By Best Practices, Corporate culture, Driving Safety, Drugs in the Workplace, Employment Law, Worker Disability, Workplace Injuries

With cannabis (“pot”) having been decriminalized or legalized in more than 30 states—in many cases for recreational, personal use—employers are struggling with how to approach the issue. Cannabis has been touted as a medicinal aid for many conditions, from PTSD to Crohn’s disease, nausea, cancer, multiple sclerosis and more. Yet, cannabis can alter worker reaction times and cause other physical changes that could put the worker, the firm, and its customers at risk. In certain…

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Summer Interns – What Compensation Does the Law Mandate?

By Affordable Care Act, Best Practices, Employment Law, Hiring, Interns, Payroll, Policies and Procedures

If you are hiring – or have hired – summer interns, are you up to date on how you need to compensate them, if at all? Traditionally, most interns worked over the summer for the experience and to build their resumes. However, unpaid internships have come under more scrutiny in recent years, not only regarding wages but also for potential benefit eligibility under the Affordable Care Act. Historical guidance, as reflected in the Department of…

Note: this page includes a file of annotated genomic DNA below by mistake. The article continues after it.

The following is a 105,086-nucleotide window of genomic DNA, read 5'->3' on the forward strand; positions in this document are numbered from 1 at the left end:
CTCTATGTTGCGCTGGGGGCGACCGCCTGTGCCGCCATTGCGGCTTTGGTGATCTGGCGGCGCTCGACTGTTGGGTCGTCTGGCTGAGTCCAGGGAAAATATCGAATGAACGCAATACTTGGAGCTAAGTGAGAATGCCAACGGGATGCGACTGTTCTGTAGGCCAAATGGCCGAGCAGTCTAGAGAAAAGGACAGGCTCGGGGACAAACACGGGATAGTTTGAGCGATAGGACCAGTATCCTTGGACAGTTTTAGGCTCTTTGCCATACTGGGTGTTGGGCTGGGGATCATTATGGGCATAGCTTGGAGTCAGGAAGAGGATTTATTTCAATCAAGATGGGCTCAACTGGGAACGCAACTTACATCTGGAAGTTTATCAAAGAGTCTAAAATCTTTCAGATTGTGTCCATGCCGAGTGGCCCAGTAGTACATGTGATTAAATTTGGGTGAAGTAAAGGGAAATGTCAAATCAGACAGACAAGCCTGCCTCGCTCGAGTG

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Department of Labor Overtime Laws Are in Flux – And It May Get Much Worse!

By Best Practices, Employment Law, Employment News, Policies and Procedures

Recently, a former Department of Labor (DOL) Wage and Hour Division (WHD) Administrator expressed concern for the new overtime rule that is working its way through the system. As we previously reported, in 2017 the Obama-era overtime rules were struck down by a court as invalid, leaving the Trump administration to make a determination about updating the rule. Former WHD Administrator Tammy McCutchen recently noted that the DOL’s planned timeline for finalizing the rule is…

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I-9 Forms of ID: A Great Tale About What’s Acceptable, or Not

By Employment Law, Harassment and Discrimination, Hiring

Recently, one of our immigration lawyers sent us an update about a situation where a prospective employee couldn’t provide proper documentation for his I-9. The form of ID provided was an Allodial American National Identification Card, which is not an accepted form of identification listed on the I-9 instructions — and “Native American” is not a federally recognized tribe. She noted that applicants are not required to present social security cards for I-9 purposes, but…

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Engaged to be Waiting, or Waiting to be Engaged?

By Best Practices, Employment Law, Payroll, Policies and Procedures

One of the most common questions for employers determining compensable time is how to handle on-call situations. If an employee is on-call, is he or she eligible to be paid for the on-call time? The answer lies in the restrictions the employer places upon the worker during the on-call period. To make this determination, there are two key questions that employers should consider. 1. Does the employer control the location where employees must wait? Per…